Meet The Money Men of Music | Who Is The Lowest Paid in Music? | Old Fitzgerald Bottled in Bond 9 Year


September 13, 2021

Fred’s friends Mark Ford and John Rudolph join the show to discuss the insider financial world of music. They also raid Fred’s traveling bar, nearly drinking all his bourbon.

Whiskeys tasted:

  • Old Fitzgerald Bottled in Bond 2020 (11:37)
  • Sweetens Cove (28:56)
  • Smoke Wagon Barrel Pick (45:03)
  • Whistlepig Boss Hog (1:07:35)
  • Maker’s Mark Barrel Pick (1:17:02)

A few highlights:

  • Fred’s guests talk about how they got interested in whiskey.
  • John talks about his early entry into the music business, including experiences with TLC, Usher and Outkast.
  • At about the 29:30 mark, Fred talks John into telling a story about the song “Fever,” which was popularized by Peggy Lee but has been recorded by literally thousands of artists. It leads to a discussion of songwriting and publishing copyrights.
  • Is country music just beer, trucks and girls in short-shorts? Mark explains an interesting copyright spin.
  • They take a brief break to talk Sweetens Cove, which is Peyton Manning’s bourbon brand.
  • Book publishing and music publishing are very different – but they weren’t always. Changes began with old-time piano rolls, John explains.
  • Happy accidents in bourbon come into the conversation.
  • Remember Napster? John tells a story about a since-deceased (?) celebrity that he declines to name (but whom you probably know). And of course while Napster got off to a rough start, it led to widespread streaming of music, which is how most of us consume music these days.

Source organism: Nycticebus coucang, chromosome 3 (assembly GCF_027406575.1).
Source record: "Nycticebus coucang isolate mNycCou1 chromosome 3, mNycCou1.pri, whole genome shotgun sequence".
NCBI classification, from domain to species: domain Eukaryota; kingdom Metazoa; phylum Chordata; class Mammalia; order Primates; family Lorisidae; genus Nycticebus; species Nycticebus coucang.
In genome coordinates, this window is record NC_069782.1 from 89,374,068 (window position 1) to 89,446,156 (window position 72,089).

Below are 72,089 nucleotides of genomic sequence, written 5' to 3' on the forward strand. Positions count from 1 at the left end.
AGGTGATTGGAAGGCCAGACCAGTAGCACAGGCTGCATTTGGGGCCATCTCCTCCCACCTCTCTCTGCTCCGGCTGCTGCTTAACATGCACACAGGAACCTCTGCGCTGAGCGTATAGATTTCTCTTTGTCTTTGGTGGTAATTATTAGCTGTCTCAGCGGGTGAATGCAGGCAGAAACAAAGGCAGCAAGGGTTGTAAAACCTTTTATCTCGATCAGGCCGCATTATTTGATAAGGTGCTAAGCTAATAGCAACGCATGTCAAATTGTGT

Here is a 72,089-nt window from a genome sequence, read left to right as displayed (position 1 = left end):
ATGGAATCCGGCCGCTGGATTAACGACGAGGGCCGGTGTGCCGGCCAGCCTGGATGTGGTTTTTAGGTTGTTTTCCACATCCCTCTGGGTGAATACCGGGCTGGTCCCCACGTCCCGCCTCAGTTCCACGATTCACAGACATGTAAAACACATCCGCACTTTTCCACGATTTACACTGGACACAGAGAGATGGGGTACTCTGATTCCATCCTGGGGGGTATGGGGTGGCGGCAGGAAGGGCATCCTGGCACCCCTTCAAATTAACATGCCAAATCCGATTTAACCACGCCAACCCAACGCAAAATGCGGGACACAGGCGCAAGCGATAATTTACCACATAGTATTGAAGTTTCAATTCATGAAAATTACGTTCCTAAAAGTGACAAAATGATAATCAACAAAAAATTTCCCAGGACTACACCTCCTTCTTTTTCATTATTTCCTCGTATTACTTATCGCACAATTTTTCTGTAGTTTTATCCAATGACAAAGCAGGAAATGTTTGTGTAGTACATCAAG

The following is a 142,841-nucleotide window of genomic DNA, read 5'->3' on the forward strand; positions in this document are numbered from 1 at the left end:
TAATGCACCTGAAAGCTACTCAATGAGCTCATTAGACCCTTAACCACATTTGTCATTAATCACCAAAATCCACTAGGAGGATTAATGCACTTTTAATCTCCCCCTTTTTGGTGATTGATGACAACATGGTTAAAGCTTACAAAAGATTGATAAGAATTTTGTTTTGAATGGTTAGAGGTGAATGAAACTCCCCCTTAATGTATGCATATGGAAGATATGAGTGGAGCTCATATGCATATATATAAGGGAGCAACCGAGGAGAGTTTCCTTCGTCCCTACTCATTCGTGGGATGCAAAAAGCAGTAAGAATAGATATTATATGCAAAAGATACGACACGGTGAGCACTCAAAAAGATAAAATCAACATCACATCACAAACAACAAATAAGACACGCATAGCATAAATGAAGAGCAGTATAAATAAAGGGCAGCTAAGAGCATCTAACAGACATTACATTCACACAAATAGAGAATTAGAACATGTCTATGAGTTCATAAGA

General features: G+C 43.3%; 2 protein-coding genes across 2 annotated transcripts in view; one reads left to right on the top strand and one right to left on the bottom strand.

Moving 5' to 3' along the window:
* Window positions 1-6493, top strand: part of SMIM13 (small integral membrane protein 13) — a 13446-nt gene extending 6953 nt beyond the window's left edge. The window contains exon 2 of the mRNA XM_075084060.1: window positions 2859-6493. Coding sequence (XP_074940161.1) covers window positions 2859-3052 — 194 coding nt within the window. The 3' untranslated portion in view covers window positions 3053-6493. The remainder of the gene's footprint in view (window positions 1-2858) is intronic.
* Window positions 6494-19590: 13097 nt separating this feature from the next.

• If your bar or restaurant gets harassed for licensing money by ASCAP or BMI, that’s money that goes directly to the artists, Mark says. John goes into anecdotal information about just how widespread music licensing is. “Every time you hear music … there is a machine behind that is collecting money to try and get it back to the songwriters.” Of course, for every stream, the writer will get anywhere from $.001 to $.0001.
  • Music used to be about distribution. Now it’s more about marketing.
  • NFTs, anyone? Fred shares his thoughts on NFTs and bourbon. “It’s a roll of the dice anytime you are selling alcohol,” he says. And what about bitcoin for music? Song catalog values enter the conversation.
  • Fred asks his guests to talk about some of the more interesting artists/experiences from their careers. Mark’s story is from meeting Dave Grohl at Bourbon and Beyond. Names like Bruno Mars, Iggy Pop, Bob Mould and Garth Brooks get tossed around.